A couple of years ago, I added a trading setup to my playbook that I call the “ATR Bounce” trade. First, ATR stands for average true range and measures the average intraday volatility of a stock (official definition here). The way that I trade primarily involves trading stocks that have a fresh news catalyst and that are gaping up/down on above-average volume (i.e., In Play). When a stock is In Play, it generally moves a multiple of its ATR. I have found that a 2-3x ATR multiple is a good rule of thumb intraday, although I have seen stocks move more than 3x their ATR (e.g., small cap biotechs). For example, lets say stock XYZ has an average true range (ATR) of $1.25 and is In Play for the day. Based on its ATR, it would be reasonable to assume an intraday range $2.50 (2x ATR) to $3.75 (3x ATR). I actually consulted with the guys over at SMB Capital a couple of years ago and they were generous enough to have one of their quants run a backtest on this trading thesis (post here).
I will incorporate ATR into my trading in order to help determine the probable intraday range of a stock as well as the likelihood of certain support or resistance levels getting hit, but that’s a topic for another blog post. As previously mentioned, what I would like to focus on in this particular post is an intraday, counter-trend long trade that I have in my playbook called the “ATR Bounce” trade. The criteria for this setup is as follows: 1) Stock is In Play (gaping up/down at least 3% on above-average volume and preferably has an average daily volume over 1 million); 2) moves 3x its ATR intraday; 3) stock is near long-term support; 4) intraday price confirmation. By definition, this trading setup is a counter-trend trade since the stock will have moved down intraday by an ATR multiple of 3.
I think the best way to illustrate this trading setup is with an example.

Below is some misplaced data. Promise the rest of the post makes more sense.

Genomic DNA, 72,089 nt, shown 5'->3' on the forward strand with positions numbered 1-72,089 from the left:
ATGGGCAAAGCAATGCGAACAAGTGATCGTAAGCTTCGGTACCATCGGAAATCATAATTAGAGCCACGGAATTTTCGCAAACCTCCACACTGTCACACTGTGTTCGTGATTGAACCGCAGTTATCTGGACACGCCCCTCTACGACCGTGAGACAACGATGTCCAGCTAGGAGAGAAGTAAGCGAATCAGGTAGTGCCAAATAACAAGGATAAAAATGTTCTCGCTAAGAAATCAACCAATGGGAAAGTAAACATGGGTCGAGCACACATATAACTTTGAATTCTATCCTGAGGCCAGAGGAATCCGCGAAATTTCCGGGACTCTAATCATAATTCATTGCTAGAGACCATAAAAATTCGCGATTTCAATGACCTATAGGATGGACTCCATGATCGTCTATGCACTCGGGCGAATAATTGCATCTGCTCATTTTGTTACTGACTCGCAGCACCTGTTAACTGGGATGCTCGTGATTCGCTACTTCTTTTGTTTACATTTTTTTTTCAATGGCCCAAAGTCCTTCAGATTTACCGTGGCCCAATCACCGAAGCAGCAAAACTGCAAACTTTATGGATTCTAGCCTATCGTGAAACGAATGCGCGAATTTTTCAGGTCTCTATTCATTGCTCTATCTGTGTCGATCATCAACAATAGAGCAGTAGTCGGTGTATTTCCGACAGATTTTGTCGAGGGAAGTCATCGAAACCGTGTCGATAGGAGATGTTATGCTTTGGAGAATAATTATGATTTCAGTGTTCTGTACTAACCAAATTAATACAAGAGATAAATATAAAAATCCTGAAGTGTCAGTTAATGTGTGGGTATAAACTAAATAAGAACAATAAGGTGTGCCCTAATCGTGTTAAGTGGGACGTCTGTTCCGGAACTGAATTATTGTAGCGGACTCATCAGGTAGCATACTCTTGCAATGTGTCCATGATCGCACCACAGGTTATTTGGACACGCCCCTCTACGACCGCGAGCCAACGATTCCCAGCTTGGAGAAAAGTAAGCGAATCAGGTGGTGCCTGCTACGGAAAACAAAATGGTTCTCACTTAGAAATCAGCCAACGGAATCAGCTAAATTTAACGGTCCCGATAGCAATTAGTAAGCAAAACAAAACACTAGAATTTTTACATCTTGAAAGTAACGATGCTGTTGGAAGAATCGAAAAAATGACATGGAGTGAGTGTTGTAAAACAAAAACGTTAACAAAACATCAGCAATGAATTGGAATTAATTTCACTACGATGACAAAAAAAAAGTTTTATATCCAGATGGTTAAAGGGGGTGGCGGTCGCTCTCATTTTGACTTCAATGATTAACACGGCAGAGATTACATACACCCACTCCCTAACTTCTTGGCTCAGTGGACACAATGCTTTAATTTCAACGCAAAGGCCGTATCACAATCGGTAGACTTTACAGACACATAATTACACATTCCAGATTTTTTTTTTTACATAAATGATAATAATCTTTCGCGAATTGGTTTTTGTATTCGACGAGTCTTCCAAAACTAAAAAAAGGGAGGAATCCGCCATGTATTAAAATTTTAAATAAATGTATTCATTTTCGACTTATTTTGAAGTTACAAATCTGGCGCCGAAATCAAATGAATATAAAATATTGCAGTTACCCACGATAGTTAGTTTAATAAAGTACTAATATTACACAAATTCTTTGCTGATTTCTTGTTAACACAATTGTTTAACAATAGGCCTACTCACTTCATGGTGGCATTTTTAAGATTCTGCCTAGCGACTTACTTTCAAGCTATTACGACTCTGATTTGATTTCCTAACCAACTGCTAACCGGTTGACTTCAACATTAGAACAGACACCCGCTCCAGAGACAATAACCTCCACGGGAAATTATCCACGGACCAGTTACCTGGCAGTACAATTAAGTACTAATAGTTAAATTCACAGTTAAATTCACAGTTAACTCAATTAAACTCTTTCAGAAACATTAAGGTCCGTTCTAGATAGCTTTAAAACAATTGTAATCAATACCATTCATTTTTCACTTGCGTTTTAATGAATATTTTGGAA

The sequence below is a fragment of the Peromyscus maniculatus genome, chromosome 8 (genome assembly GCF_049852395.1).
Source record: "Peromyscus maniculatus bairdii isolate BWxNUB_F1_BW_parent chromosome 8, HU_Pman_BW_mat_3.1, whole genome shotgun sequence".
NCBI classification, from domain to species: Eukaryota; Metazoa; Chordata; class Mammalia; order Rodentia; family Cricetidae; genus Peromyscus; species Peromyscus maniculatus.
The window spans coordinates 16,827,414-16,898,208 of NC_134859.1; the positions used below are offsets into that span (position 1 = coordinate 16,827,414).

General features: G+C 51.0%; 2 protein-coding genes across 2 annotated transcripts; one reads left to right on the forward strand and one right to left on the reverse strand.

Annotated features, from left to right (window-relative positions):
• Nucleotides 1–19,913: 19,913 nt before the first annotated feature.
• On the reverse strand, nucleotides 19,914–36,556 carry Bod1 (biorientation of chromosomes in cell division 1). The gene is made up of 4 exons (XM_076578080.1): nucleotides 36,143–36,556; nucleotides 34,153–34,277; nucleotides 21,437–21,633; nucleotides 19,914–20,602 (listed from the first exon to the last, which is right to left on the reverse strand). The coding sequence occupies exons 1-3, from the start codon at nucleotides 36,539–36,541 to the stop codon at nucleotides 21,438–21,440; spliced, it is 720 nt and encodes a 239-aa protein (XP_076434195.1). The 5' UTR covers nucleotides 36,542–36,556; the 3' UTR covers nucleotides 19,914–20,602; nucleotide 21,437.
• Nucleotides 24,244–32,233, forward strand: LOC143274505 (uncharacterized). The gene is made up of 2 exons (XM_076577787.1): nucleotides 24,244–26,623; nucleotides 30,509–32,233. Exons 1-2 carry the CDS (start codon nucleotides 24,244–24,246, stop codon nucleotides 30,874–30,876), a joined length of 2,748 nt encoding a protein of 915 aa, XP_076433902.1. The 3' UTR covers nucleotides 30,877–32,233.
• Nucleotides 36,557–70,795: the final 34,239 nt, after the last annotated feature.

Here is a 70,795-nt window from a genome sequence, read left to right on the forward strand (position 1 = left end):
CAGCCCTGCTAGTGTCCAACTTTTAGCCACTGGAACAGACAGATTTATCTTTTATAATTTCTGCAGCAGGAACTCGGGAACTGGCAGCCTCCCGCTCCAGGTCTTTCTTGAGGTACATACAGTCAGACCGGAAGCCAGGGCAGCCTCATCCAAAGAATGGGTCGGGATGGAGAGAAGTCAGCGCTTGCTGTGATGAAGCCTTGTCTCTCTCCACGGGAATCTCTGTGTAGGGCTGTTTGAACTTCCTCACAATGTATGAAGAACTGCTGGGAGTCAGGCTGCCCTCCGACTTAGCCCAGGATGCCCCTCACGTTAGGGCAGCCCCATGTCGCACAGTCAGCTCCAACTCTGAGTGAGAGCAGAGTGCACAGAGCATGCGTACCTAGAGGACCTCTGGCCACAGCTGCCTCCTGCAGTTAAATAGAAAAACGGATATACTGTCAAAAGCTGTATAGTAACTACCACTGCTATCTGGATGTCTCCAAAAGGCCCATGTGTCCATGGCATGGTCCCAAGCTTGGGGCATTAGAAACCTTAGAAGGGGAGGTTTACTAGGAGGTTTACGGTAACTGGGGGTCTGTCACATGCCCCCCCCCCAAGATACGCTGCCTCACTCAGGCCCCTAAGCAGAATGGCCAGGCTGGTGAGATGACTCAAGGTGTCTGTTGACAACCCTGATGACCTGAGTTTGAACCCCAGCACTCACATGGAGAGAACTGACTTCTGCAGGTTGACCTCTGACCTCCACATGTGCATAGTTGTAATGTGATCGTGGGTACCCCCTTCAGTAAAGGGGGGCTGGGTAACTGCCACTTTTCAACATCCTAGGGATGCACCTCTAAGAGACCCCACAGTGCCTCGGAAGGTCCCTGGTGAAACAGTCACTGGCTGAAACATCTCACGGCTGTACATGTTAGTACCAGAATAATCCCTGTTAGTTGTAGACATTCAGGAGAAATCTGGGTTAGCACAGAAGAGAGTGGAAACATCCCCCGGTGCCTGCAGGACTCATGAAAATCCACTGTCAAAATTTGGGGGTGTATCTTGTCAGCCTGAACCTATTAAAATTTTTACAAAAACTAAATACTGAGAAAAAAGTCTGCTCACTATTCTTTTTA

H&R Block ($HRB) was In Play on Friday and gaping down 10% after missing revenue estimates. Midday on Friday (3/4/16) I sent a tweet out that I thought HRB had likely seen an intraday bottom. As you can see from the chart below, the stock never made a new low afterwards. I said this after having caught the short on the open.
Think we’ve likely seen the lows in $HRB for the day… #Intraday
— Jake Huska (@MarketPicker) Mar. 4 at 12:17 PM
The reason that I made the above comment was because the stock met all of the criteria from above. According to Finviz.com, the average true range of HRB stock prior to today was 0.68. A 3x ATR multiple would therefore be $2.04. The stock opened at $29.27, so a 3x ATR move would thus be $27.23.
Now, before moving on I would like to emphasis that I don’t necessarily use ATR as an exact measurement but rather as an area to watch. As outlined above, one of the factors in this setup is the stock is coming into longer term support, which HRB was; as you can see on the daily chart above, $27 was a longer term support level. The fact that the stock was coming into this longer term support level and had moved 3x its ATR increased the possibility of an intraday bottom and potential intraday reversal.
As the intraday chart above shows, the stock held the $27 level multiple times. After seeing the multiple holds above that $27 level, I got long at $27.03 with a stop below $26.90. My first target was VWAP, which was a little above $28 when I initiated my long position, so I viewed this as a low risk setup.
Perhaps you will consider adding this setup (or some derivative) to your trading playbook.
Thanks for reading. Please let me know if you have any questions or comments.